Panjgur is part of Pakistan’s Balochistan province, the one which is said to be blessed with mineral wealth but yet underdeveloped. This very province is also said to be a top priority of the government because it was ignored by the previous regimes and also because it’s the center of China-Pakistan Economic corridor (CPEC).
But even during the present times of fantasy, when neither the provincial nor the federal government spare a minute to claim they are converting Balochistan into a development heaven, a government college in Panjgur does not have even enough teachers to educate girls.
The college, which is the only source for a higher secondary education of girls in the area, is currently lacking at least 19 teachers. The institution has only eight teachers available to educate female students in Panjgur and its far-flung areas.
According to the college administration, two posts of BS19, 6 posts of BS18 and 11 posts of BS 17 are vacant currently.
To overcome the shortage, the management made an arrangement to utilise services of the male lecturers from the boys degree college.
However, the arrangement failed as the funds were not made available for even these small payments to the lecturers from the boys’ college who offered their services to teach in this girls college too.
Eventually, they also refused to teach girls.
With a strength of 800 students, this college established in 1993, is the only institution in the Panjgur district providing education to females up to bachelor’s level.
“The positions are vacant because the candidates applying for these posts fail to qualify for the competitive examination, a standard test for the jobs,” Najma Rafat, Principal of the college told PakVoices.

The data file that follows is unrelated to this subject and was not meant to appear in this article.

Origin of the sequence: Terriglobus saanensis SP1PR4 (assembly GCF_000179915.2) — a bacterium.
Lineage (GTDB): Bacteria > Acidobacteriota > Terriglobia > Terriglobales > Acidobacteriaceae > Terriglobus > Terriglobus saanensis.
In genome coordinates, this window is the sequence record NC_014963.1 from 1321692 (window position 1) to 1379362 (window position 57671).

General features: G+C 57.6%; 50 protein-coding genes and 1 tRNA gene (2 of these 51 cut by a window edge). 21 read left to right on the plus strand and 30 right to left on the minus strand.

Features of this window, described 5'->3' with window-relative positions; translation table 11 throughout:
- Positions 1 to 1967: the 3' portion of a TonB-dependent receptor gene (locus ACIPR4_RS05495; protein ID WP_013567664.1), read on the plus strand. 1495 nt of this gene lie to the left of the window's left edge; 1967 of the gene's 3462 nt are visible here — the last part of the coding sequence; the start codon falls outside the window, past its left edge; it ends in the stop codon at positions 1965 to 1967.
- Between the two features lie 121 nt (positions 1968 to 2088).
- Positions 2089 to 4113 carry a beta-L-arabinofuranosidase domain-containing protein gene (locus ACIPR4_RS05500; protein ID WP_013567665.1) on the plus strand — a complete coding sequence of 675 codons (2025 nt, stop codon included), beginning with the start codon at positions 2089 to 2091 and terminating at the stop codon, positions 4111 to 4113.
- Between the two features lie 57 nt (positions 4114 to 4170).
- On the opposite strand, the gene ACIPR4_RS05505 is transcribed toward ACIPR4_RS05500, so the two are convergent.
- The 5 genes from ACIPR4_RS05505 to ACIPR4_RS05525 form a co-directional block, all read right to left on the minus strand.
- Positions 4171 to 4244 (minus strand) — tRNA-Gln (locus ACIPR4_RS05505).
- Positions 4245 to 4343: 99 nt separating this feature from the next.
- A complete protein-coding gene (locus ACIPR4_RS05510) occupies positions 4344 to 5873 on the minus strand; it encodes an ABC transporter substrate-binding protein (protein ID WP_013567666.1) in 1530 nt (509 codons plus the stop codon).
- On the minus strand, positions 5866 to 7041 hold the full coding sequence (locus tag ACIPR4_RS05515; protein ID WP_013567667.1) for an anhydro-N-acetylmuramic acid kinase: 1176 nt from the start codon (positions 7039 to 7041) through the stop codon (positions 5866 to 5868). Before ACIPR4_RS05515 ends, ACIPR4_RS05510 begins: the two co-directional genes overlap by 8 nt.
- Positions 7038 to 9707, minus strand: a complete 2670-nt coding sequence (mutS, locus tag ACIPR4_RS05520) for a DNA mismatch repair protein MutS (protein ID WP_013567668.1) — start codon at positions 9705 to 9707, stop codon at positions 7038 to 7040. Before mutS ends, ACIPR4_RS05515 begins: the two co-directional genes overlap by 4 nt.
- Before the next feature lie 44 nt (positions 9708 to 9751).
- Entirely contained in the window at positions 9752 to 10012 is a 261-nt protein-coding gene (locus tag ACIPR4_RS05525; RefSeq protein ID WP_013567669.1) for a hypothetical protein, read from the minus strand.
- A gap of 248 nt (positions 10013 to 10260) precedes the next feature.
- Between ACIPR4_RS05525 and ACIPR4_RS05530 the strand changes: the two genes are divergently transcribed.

“Many a time, the vacancies were announced but no candidate could qualify. Moreover, the male teachers from the boys college, who were hired as a temporary arrangement, have also boycotted the classes for nonpayment of salaries and this has added to our difficulties,” she said.
The college is situated at a distant location and majority of students are also deprived of transport facility.
The college has three buses to give pick and drop services to students, but, unavailability of drivers make two of them useless. There is only one driver for three buses.
The institution also lacks security guards as the government has appointed one person against the requirement of five, leaving the students and staff at risk in the prevailing fragile law and order situation.
The situation leaves students in great distress and they feel discouraged to continue their studies.
The library, which is an integral part of any educational institution, does not even exist here.
The college administration designated a classroom to set-up a library, but despite all their efforts, they failed to get the reasonable number of books and a library building.
“The local public representatives made their hollow promises to build a library and solve other problems of the college, but nothing has been done so far,” the principal said.
Salal Sanjrani is working with PakVoices as a citizen journalist from Punjgur, Balochistan.
Edited by Hasan Khan